Various calls have been made to pay greater attention to Tribal Colleges and Universities (TCUs) and the students served by these institutions of higher learning. TCU leadership historically has been provided by the American Indian Higher Education Consortium (AIHEC), which notes that “each of these institutions was created and chartered by its own tribal government or the federal government for a specific purpose: to provide higher education opportunities to American Indians through programs that are locally and culturally based, holistic, and supportive.”
TCUs were established as land-grant institutions through the 1994 Equity in Educational Land-Grant Status Act, which is why they sometimes are referred to as the 1994 land-grants. In turn, many Historically Black Colleges and Universities (HBCUs) also are known as the 1890 land-grants owing to the passage of the Morrill Act of 1890. Rounding out the picture, the 1862 Morrill Act gives the predominantly white serving land-grant universities their alternate name: the 1862 land-grants.
Although the 1994, 1890, and 1862 land-grant universities are considered sister institutions, similarities end when resource allocations are taken into account. In general, for every $100 in financial support received by 1862 land-grants, the 1890 land-grants receive about $10, while the 1994 land-grants receive little more than $1. This grossly unequal funding ratio is the reason that these 1862 land-grant universities — including such prominent names as Cornell, Maryland, Michigan State, MIT, Ohio State, Penn State, Rutgers, Texas A&M, West Virginia University, Wisconsin, and the University of California — have been urged to figure out ways to partner with and otherwise bolster the efforts of their 1994 and 1890 counterparts.
The 2022 First Americans Land Grant Consortium (FALCON) conference taking place this week in Albuquerque, New Mexico includes a post-conference day that shines a bright spotlight on activities designed to build and strengthen 1994-1862 partnerships. Supported by grant funding through the National Institute for Food and Agriculture (NIFA is part of USDA) and the North Central Regional Center for Rural Development, over 100 faculty, staff, and students from both the 1994 and 1862 land-grants will be coming together to expand and refine ongoing dialogue about the collaboration of their institutions in the areas of teaching, research, and community engagement.
In this present piece, we take a brief tour of the new narrative that is being developed which helps to drive these 1994-1862 partnership activities. Richard Williams, a member of the Oglala Lakota and Northern Cheyenne Tribes who previously served as the executive director of the American Indian College Fund, describes what might be termed the “Four R’s” of this new narrative: Response, Relationships, Reciprocity, and Reporting.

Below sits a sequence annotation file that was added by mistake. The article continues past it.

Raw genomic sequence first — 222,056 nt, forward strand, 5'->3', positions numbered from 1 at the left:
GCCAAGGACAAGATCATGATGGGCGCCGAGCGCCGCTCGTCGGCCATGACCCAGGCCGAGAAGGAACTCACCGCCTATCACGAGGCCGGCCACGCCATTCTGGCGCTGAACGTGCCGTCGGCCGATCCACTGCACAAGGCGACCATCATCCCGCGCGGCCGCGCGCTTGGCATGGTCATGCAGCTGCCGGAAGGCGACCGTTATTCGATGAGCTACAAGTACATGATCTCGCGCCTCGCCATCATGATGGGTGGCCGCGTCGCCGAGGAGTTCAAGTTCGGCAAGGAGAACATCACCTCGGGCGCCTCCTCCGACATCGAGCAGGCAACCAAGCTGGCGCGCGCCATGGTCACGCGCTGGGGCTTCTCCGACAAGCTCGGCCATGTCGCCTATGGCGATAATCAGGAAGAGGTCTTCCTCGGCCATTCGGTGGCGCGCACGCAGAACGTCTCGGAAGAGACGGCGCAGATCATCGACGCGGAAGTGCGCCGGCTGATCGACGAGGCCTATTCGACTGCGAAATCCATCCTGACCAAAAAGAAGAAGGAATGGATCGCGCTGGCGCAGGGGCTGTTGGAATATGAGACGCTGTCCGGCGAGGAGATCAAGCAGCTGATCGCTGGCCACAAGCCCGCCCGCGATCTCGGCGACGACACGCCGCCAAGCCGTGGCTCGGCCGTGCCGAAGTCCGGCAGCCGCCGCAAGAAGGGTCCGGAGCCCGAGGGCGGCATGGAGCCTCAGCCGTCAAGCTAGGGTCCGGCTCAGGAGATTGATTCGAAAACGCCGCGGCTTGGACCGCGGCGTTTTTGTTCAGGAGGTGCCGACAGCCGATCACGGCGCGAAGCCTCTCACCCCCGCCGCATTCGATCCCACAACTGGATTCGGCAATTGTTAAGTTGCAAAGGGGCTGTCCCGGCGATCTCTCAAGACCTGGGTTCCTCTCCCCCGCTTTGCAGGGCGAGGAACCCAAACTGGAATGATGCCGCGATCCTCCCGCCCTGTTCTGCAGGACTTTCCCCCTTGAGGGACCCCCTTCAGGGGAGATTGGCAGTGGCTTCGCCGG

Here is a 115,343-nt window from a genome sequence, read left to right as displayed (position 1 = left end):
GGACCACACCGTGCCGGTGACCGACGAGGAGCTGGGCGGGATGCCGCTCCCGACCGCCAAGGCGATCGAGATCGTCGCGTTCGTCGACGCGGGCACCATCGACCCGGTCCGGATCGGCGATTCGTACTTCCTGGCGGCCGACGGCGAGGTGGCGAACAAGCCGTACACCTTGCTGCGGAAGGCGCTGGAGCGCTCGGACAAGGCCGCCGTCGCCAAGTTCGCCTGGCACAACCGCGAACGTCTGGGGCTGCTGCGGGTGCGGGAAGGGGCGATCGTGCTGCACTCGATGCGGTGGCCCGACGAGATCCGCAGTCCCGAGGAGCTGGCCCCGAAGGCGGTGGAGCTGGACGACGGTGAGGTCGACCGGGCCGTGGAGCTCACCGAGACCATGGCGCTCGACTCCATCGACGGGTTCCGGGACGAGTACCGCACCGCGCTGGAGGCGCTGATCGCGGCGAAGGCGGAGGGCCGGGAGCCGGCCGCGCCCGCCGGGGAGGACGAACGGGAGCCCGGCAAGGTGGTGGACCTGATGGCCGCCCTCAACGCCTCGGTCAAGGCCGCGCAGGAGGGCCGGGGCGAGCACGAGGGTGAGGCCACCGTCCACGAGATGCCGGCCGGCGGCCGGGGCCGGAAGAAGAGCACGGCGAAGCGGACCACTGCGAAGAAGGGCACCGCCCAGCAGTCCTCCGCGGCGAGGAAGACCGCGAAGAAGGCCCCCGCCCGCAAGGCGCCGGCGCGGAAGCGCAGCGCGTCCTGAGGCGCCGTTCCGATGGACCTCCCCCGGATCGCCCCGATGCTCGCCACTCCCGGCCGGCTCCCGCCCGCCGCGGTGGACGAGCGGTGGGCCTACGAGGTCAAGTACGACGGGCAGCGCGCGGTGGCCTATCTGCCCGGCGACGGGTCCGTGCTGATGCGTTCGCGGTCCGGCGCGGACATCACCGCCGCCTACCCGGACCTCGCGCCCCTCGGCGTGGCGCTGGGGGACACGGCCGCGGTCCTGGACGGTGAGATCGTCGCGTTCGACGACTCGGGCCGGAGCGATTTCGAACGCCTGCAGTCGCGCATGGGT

“First, every 1862 land-grant university must acknowledge the land taken from each Tribal Nation,” Mr. William noted. Here he is referring to the fact that these universities were established through the seizure and sale of Native American territories, something that has been termed the “original sin” of these institutions of higher learning. “This will help educate those Nations that currently do not know about the dishonorable land transactions that affected them. This action also sets the stage for what comes next, which involves creating and building future relationships.”
“Second, relationships between 1862 land-grant universities and Tribal Nations must be dedicated to improvements in socioeconomic standing,” Mr. Williams continued. And to best accomplish the task, he went on to say, “the 1862 land-grant must have an agreement with each Tribal College that serves those Tribal Nations, one that incorporates and articulates clear financial support and establishes an advocacy position at the national level for increased financial support of these Tribal Colleges.”
Third, to sustain and strengthen relationships among these land-grant universities, Tribal Nations, and TCUs, funding strategies based on the principle of reciprocity will be needed. Mr. Williams proposes that “every 1862 land-grant university must assign a portion of the assets from their endowment funds to support and increase access to their institutions for the citizens of Tribal Nations that lost land.” For example, proceeds from the seizure and sale of lands used to establish land-grant universities could be “paid back” through dedicated scholarship programs for Native American students, something that is happening at growing numbers of institutions across the country. Academic pipeline programs that encourage students served by TCUs to continue their educational pursuits at 1862 land-grants also could help round out the picture.
Fourth and finally, there will need to be an ongoing accounting of efforts undertaken to make all this happen. “Each 1862 land-grant university must file an annual report noting the progress made toward reconciliation,” said Mr. Williams. He went on to suggest that a yearly site visit to each Tribal Nation also be conducted. “The interaction should not be a consultation. Instead, it must be a demonstrated action supporting the development of the Indian nations.” Again, ongoing partnerships with TCUs will become the force multipliers of such ongoing efforts.
The FALCON post-conference day will feature presenters like Mr. Williams who have been doing much of the early (and heavy) lifting involved at the beginning of these sorts of endeavors. A forthcoming article based on the conference day itself will include quotes and deliberations from these groundbreaking scholars, researchers, and practitioners. Taken together, what is happening among this group is nothing less than a purposeful turning away from an old storyline that had effectively marginalized the TCUs and thus a turning toward a new narrative that promises unlimited possibilities.